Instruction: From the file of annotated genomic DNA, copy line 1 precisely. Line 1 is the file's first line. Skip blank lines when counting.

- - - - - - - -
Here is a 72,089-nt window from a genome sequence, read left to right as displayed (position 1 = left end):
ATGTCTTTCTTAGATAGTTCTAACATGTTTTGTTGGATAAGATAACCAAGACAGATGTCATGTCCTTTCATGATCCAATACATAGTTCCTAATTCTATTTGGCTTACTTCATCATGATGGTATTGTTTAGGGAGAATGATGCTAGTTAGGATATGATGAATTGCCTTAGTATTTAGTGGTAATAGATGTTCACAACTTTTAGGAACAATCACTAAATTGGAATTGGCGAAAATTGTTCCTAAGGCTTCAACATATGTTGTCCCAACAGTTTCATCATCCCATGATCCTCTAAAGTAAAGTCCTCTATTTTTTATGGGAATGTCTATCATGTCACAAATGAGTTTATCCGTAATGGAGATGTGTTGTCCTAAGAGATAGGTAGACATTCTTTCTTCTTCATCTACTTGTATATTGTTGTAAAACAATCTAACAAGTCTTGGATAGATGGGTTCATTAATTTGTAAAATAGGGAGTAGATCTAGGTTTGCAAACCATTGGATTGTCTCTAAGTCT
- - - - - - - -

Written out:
Here is a 72,089-nt window from a genome sequence, read left to right as displayed (position 1 = left end):